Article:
People often ask which affordable microphones I recommend for measuring rooms. Best is a condenser microphone having a small diaphragm for an extended high-frequency response.
If the diaphragm is small enough, its self-resonance will be higher than 20 KHz. Many “tiny diaphragm” mics, such as those from Earthworks and DPA, have a usable response to past 20 kHz, and they’re ideal. But most of these types cost more.
With the help of my partner Doug Ferrara and some friends, I gathered up nine popular mics ranging from an inexpensive DIY model to a Josephson model with a Microtech Gefell capsule that costs $1,800. Five of us got together in my large one-room home studio to compare them.
Note that this test did not attempt to evaluate anything other than raw frequency response. We didn’t measure distortion, maximum sound pressure level (SPL) capability, build quality, or residual noise. Nor did we record any musical instruments. Our only goal was to determine the suitability of these mics for measuring in-room loudspeaker response.
The Test Site
I created a sort of “anechoic chamber” using six RealTraps MiniGobos acoustic absorbers in a semicircle, plus two more MiniGobos to absorb and deflect potential reflections from the front of the room. One more HF-style bass trap reduced any floor bounce reflections. The test setup is shown below.
Since this isn’t a true anechoic chamber, you’ll see some influence from the room, especially at low frequencies. So even if a particular mic is perfectly flat, its response will not appear flat in the graphs due to the room. However, the relative responses are valid, letting you compare how closely the inexpensive mics match the expensive calibrated models that are known to be highly accurate.
The mics were suspended 25 inches in front of a Mackie HR824 loudspeaker, whose published response (-3 dB points) extends from 37 Hz to 21 KHz. The capsule tips were positioned on-axis to the front of the tweeter.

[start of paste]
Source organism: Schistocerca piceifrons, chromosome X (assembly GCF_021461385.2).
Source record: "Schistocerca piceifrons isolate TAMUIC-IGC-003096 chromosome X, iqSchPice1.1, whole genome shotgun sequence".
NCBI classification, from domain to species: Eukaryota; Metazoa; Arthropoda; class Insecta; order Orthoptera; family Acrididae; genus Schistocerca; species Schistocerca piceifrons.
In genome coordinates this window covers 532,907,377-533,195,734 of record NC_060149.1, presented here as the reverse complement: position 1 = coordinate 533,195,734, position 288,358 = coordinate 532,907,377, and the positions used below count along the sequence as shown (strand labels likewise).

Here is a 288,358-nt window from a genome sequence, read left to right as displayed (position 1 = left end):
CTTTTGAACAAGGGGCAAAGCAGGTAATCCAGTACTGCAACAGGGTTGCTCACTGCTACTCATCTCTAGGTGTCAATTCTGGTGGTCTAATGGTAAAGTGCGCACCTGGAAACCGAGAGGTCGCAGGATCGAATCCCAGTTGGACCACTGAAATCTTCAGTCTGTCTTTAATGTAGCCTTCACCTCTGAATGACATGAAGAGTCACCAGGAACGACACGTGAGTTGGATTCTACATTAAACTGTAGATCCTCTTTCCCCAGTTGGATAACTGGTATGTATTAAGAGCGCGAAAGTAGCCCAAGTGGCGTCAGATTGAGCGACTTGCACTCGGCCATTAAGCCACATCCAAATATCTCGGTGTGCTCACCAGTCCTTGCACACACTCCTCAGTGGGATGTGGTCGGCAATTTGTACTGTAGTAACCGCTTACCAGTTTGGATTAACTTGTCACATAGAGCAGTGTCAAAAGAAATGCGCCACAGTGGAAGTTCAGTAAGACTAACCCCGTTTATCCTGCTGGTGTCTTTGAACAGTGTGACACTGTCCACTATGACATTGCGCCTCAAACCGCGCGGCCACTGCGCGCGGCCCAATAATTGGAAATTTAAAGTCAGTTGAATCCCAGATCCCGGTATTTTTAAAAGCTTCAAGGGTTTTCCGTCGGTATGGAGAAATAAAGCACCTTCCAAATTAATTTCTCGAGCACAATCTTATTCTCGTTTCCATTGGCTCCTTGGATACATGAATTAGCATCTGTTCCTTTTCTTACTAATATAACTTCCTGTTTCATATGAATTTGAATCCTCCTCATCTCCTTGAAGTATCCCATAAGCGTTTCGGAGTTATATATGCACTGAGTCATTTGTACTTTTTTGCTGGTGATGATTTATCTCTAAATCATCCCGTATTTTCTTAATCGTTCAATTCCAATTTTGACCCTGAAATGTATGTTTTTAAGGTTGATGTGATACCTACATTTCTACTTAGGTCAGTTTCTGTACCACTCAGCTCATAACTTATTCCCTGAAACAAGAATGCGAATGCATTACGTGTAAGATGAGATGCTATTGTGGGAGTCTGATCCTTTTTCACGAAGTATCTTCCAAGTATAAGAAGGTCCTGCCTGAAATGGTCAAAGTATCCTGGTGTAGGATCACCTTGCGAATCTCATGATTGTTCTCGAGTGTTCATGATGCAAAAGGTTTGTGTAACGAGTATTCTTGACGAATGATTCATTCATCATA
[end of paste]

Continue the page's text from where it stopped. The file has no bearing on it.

To ensure that all mics were in exactly the same place (within 1/8-inch in all directions), a piece of string was stretched to set the height and distance from the loudspeaker. An ink mark on the string identified the horizontal location. Each mic was lowered so its tip was exactly 1 inch below the string to avoid potential minor reflections from the string itself.
Here are the mics we tested, and note that some of them are no longer manufactured:
AKG C 451 EB with CK 22 capsule
Josephson C617 Set
Nady CM 100
However, there were actually 11 subjects in this evaluation because we also tested two different Radio Shack SPL meters – an analog model about 20 years old and a more recent digital version. Both meters were set for C weighting. The mics were hanging from their audio cable pointing straight down, though we also tested one of the SPL meters pointing toward the loudspeaker.
Although omnidirectional mics supposedly receive sound equally from all directions, when measuring room acoustics the convention is to aim the microphone straight up. No omni mic has exactly the same frequency response from all directions, though units with tiny diaphragms and slim bodies are often more uniform than larger models. So when balancing loudspeaker volume levels on a surround system, pointing the mic toward the ceiling favors all of the loudspeakers equally.